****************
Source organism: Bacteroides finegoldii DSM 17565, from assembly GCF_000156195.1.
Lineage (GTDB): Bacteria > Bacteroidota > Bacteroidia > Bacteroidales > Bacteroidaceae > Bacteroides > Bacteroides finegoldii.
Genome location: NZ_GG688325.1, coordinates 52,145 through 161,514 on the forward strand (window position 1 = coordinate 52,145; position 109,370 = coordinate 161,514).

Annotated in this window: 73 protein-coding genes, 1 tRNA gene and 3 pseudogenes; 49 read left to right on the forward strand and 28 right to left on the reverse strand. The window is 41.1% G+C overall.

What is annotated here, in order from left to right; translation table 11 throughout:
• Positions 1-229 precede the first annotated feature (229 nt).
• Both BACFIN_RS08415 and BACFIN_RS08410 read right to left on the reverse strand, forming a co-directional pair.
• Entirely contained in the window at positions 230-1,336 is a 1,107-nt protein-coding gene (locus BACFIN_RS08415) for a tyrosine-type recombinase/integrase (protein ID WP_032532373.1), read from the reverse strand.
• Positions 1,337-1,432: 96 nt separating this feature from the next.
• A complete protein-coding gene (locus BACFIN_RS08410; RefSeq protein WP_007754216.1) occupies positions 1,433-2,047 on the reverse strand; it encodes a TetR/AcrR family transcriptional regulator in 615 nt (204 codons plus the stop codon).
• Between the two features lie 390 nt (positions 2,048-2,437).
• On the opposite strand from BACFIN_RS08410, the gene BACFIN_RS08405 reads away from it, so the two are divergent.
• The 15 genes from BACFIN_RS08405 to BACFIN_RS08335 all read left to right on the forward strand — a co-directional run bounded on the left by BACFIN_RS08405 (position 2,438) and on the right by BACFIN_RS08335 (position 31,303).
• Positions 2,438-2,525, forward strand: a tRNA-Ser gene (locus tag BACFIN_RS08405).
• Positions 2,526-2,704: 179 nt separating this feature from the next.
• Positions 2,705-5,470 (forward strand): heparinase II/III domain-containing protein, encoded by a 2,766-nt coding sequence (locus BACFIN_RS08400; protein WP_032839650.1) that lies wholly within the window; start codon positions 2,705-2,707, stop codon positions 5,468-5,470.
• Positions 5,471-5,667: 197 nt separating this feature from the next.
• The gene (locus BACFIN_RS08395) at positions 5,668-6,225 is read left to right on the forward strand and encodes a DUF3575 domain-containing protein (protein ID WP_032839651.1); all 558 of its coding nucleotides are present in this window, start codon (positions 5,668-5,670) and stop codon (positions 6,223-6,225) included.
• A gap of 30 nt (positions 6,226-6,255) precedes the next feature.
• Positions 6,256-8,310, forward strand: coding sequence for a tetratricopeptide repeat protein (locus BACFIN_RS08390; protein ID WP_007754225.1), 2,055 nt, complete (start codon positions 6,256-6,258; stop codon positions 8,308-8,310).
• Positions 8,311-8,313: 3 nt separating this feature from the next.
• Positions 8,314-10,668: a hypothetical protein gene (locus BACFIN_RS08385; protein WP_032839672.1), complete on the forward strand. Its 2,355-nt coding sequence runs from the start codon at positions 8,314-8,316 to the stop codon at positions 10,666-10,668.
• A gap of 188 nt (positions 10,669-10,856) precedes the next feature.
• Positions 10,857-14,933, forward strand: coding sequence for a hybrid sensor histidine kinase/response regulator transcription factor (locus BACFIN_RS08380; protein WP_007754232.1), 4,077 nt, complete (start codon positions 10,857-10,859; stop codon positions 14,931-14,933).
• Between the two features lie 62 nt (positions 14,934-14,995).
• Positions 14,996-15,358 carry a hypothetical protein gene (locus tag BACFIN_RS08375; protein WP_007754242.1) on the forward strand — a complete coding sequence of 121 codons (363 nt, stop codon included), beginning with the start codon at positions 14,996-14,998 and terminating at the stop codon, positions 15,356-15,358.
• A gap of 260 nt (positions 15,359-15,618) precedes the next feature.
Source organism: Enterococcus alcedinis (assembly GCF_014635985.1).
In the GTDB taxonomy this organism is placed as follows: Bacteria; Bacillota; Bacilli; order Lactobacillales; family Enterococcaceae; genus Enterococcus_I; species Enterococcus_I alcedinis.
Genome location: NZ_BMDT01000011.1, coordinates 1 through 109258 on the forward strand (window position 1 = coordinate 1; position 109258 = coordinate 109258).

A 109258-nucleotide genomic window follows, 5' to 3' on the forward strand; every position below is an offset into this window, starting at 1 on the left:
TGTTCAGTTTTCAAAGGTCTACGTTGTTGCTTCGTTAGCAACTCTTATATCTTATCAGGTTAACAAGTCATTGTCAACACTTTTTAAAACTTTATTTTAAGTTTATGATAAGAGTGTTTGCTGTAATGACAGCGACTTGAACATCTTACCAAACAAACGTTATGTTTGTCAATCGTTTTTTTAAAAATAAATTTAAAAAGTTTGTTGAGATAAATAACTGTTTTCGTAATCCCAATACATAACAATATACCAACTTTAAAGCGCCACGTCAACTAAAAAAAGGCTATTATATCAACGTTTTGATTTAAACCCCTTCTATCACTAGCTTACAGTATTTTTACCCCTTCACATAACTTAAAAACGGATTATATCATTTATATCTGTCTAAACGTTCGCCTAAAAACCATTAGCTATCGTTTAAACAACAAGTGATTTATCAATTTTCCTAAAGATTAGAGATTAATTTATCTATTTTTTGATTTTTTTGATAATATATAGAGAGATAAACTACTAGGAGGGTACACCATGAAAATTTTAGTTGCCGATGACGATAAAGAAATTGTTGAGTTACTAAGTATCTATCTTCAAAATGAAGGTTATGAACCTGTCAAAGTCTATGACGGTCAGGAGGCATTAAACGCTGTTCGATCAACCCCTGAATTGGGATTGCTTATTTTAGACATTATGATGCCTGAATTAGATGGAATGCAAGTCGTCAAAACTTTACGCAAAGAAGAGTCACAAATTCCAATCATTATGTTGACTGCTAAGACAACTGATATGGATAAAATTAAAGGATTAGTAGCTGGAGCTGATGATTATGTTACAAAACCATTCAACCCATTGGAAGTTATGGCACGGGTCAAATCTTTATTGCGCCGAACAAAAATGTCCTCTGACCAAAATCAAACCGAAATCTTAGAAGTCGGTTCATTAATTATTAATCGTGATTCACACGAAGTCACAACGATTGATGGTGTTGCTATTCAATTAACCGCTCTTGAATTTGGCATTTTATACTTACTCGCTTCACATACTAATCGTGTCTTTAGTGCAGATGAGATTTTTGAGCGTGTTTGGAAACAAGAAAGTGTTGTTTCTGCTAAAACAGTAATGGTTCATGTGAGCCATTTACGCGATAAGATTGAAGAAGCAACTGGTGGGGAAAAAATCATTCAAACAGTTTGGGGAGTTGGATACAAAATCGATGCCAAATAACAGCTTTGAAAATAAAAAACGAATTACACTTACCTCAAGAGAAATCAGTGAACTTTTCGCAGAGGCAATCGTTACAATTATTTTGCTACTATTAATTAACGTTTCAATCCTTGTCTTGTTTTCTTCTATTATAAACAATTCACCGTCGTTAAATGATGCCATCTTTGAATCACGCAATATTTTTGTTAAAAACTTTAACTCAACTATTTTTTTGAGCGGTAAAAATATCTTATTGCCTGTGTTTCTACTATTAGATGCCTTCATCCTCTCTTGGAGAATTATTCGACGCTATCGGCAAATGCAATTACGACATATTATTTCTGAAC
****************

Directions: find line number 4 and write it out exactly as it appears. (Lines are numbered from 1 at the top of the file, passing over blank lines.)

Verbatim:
Annotated in this window: 73 protein-coding genes, 1 tRNA gene and 3 pseudogenes; 49 read left to right on the forward strand and 28 right to left on the reverse strand. The window is 41.1% G+C overall.